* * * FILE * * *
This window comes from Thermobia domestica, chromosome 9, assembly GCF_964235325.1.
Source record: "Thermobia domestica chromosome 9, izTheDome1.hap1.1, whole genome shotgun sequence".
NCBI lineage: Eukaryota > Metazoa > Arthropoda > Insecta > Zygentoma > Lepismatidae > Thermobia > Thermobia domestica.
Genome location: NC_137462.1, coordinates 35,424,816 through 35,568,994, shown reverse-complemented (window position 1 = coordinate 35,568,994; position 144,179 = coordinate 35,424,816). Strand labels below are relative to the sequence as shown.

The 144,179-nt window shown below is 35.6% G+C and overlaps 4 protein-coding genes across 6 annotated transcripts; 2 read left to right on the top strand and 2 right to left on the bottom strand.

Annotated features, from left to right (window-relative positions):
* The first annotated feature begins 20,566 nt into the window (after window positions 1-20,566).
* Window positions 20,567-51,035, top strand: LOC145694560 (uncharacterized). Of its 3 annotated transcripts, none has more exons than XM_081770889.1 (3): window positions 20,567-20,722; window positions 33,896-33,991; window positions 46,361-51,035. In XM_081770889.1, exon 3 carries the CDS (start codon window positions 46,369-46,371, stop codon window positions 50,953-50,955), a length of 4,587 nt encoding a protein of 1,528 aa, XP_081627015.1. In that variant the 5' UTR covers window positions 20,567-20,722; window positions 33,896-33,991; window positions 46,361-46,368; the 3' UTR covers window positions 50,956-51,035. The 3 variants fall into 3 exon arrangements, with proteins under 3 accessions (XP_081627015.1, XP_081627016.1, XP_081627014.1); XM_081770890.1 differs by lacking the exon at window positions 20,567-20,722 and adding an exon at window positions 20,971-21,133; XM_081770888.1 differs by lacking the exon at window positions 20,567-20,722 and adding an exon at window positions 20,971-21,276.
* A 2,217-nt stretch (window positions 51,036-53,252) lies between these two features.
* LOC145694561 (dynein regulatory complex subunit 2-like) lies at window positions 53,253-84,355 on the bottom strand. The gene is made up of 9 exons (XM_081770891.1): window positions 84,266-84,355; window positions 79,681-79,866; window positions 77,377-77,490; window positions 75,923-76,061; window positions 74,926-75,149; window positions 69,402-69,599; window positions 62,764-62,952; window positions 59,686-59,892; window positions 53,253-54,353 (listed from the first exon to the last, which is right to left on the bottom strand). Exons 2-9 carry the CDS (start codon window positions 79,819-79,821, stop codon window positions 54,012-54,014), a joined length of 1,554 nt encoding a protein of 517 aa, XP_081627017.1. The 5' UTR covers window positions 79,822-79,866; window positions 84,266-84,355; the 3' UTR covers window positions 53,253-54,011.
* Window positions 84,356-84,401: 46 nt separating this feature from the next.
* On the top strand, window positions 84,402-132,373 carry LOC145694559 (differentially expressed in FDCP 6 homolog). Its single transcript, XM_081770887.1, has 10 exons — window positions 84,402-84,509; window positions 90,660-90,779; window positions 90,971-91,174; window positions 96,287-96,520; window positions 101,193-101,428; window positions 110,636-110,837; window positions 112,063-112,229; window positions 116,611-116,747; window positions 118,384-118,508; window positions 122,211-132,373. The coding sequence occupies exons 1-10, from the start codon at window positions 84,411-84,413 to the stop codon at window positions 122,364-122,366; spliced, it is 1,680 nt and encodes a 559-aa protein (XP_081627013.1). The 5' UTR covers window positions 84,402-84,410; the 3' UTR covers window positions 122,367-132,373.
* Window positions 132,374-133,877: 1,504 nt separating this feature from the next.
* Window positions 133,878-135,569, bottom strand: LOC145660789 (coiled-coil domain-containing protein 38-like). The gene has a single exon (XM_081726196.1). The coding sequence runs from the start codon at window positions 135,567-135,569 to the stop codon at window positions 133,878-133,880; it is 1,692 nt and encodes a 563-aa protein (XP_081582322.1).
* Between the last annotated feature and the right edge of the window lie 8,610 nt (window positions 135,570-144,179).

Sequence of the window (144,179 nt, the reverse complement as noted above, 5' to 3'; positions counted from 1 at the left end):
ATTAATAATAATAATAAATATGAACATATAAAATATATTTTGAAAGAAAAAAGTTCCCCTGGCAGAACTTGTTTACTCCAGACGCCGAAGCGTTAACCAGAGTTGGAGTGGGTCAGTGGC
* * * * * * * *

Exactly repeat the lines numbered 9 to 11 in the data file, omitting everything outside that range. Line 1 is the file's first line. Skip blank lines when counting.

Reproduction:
* A 2,217-nt stretch (window positions 51,036-53,252) lies between these two features.
* LOC145694561 (dynein regulatory complex subunit 2-like) lies at window positions 53,253-84,355 on the bottom strand. The gene is made up of 9 exons (XM_081770891.1): window positions 84,266-84,355; window positions 79,681-79,866; window positions 77,377-77,490; window positions 75,923-76,061; window positions 74,926-75,149; window positions 69,402-69,599; window positions 62,764-62,952; window positions 59,686-59,892; window positions 53,253-54,353 (listed from the first exon to the last, which is right to left on the bottom strand). Exons 2-9 carry the CDS (start codon window positions 79,819-79,821, stop codon window positions 54,012-54,014), a joined length of 1,554 nt encoding a protein of 517 aa, XP_081627017.1. The 5' UTR covers window positions 79,822-79,866; window positions 84,266-84,355; the 3' UTR covers window positions 53,253-54,011.
* Window positions 84,356-84,401: 46 nt separating this feature from the next.